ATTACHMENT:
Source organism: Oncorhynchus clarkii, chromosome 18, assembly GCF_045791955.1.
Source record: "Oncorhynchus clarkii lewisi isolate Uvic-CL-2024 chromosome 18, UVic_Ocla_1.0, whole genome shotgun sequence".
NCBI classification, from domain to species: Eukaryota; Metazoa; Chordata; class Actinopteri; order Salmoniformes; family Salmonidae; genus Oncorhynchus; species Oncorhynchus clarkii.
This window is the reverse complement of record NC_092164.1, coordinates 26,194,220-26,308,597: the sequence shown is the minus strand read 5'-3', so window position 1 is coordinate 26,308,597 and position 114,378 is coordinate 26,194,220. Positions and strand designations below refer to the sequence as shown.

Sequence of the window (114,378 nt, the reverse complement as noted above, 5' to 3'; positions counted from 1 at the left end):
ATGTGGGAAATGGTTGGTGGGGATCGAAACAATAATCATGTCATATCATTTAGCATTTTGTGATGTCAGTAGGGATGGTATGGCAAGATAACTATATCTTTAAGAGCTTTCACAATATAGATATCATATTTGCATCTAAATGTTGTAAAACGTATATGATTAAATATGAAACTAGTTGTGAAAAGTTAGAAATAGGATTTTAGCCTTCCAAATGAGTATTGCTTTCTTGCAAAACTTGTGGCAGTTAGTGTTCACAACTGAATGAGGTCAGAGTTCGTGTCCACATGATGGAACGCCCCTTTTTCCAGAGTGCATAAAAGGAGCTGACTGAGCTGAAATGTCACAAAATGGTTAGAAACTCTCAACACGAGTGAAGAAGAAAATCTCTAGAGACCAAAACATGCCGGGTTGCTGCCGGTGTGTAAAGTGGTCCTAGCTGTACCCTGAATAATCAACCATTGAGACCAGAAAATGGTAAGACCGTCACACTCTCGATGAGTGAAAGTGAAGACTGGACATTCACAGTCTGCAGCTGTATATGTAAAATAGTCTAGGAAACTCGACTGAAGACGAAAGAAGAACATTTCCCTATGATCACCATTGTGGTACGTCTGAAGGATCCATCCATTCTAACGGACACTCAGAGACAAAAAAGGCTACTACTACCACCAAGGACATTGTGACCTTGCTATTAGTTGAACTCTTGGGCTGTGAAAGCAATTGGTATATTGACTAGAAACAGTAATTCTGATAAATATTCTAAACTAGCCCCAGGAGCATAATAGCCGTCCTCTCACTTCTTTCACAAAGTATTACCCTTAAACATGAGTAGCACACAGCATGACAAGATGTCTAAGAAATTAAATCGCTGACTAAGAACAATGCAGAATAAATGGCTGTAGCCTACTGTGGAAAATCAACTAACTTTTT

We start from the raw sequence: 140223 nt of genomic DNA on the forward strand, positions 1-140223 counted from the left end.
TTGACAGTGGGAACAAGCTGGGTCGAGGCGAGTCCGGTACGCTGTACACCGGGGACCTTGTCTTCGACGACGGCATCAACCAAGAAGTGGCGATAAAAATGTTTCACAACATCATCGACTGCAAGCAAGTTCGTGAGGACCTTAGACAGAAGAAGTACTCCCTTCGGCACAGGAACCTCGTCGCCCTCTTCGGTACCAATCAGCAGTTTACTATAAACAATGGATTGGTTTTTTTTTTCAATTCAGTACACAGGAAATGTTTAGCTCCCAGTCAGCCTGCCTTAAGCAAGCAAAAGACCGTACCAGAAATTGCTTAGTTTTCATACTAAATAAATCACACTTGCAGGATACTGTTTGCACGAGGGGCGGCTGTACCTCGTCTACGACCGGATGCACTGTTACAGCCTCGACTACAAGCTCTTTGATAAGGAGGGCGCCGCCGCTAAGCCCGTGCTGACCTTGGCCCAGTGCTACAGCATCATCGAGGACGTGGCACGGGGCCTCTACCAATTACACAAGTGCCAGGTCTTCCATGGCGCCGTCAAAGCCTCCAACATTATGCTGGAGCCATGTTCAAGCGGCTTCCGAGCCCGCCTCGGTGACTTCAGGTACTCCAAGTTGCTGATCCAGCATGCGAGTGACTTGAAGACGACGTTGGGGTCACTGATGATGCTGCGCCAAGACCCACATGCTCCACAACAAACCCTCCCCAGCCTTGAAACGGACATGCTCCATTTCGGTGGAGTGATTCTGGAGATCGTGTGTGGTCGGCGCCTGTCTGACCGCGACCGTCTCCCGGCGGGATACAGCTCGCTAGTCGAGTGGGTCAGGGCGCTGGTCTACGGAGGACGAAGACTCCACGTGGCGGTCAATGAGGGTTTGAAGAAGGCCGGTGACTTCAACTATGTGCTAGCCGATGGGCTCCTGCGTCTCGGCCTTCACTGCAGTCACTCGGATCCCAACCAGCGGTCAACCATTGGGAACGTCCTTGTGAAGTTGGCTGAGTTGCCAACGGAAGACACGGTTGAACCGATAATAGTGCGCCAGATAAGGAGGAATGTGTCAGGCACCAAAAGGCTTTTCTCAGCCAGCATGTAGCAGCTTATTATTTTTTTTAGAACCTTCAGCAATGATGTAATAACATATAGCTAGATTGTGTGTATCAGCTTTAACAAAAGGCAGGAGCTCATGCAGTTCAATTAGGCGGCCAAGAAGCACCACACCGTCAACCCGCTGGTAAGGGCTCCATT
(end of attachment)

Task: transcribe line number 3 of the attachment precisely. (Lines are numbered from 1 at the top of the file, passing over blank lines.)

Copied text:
NCBI classification, from domain to species: Eukaryota; Metazoa; Chordata; class Actinopteri; order Salmoniformes; family Salmonidae; genus Oncorhynchus; species Oncorhynchus clarkii.